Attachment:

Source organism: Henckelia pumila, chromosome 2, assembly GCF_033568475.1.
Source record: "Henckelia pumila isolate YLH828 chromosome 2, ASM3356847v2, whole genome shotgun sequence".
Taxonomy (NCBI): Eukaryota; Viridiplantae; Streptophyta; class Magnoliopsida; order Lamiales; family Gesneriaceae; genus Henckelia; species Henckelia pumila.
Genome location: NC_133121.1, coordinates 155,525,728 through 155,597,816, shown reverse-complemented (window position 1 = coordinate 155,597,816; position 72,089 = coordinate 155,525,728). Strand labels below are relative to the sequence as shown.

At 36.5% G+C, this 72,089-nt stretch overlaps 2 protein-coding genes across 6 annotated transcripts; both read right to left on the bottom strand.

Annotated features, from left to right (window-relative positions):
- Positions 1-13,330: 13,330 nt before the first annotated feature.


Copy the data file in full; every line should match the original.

Source organism: Henckelia pumila, chromosome 2, assembly GCF_033568475.1.
Source record: "Henckelia pumila isolate YLH828 chromosome 2, ASM3356847v2, whole genome shotgun sequence".
Taxonomy (NCBI): Eukaryota; Viridiplantae; Streptophyta; class Magnoliopsida; order Lamiales; family Gesneriaceae; genus Henckelia; species Henckelia pumila.
Genome location: NC_133121.1, coordinates 155,525,728 through 155,597,816, shown reverse-complemented (window position 1 = coordinate 155,597,816; position 72,089 = coordinate 155,525,728). Strand labels below are relative to the sequence as shown.

At 36.5% G+C, this 72,089-nt stretch overlaps 2 protein-coding genes across 6 annotated transcripts; both read right to left on the bottom strand.

Annotated features, from left to right (window-relative positions):
- Positions 1-13,330: 13,330 nt before the first annotated feature.